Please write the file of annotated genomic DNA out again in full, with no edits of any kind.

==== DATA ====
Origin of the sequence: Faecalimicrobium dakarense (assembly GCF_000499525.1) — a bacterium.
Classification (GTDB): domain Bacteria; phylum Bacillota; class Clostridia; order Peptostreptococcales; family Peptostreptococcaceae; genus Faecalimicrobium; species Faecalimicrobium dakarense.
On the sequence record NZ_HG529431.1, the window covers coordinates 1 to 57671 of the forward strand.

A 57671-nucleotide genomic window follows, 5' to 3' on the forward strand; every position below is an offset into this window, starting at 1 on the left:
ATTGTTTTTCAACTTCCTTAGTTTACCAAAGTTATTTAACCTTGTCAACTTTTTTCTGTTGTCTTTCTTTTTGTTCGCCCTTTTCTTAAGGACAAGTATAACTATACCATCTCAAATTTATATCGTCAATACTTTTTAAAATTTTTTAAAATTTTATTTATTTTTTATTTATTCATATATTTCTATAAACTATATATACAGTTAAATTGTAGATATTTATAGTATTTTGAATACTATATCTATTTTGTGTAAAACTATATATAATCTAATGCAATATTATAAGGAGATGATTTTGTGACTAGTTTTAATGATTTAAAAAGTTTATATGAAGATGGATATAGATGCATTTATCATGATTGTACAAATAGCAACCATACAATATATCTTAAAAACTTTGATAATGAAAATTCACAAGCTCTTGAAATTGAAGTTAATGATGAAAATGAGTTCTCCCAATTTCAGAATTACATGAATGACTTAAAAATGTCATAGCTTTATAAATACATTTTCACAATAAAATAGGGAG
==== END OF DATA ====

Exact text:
Origin of the sequence: Faecalimicrobium dakarense (assembly GCF_000499525.1) — a bacterium.
Classification (GTDB): domain Bacteria; phylum Bacillota; class Clostridia; order Peptostreptococcales; family Peptostreptococcaceae; genus Faecalimicrobium; species Faecalimicrobium dakarense.
On the sequence record NZ_HG529431.1, the window covers coordinates 1 to 57671 of the forward strand.

A 57671-nucleotide genomic window follows, 5' to 3' on the forward strand; every position below is an offset into this window, starting at 1 on the left:
ATTGTTTTTCAACTTCCTTAGTTTACCAAAGTTATTTAACCTTGTCAACTTTTTTCTGTTGTCTTTCTTTTTGTTCGCCCTTTTCTTAAGGACAAGTATAACTATACCATCTCAAATTTATATCGTCAATACTTTTTAAAATTTTTTAAAATTTTATTTATTTTTTATTTATTCATATATTTCTATAAACTATATATACAGTTAAATTGTAGATATTTATAGTATTTTGAATACTATATCTATTTTGTGTAAAACTATATATAATCTAATGCAATATTATAAGGAGATGATTTTGTGACTAGTTTTAATGATTTAAAAAGTTTATATGAAGATGGATATAGATGCATTTATCATGATTGTACAAATAGCAACCATACAATATATCTTAAAAACTTTGATAATGAAAATTCACAAGCTCTTGAAATTGAAGTTAATGATGAAAATGAGTTCTCCCAATTTCAGAATTACATGAATGACTTAAAAATGTCATAGCTTTATAAATACATTTTCACAATAAAATAGGGAG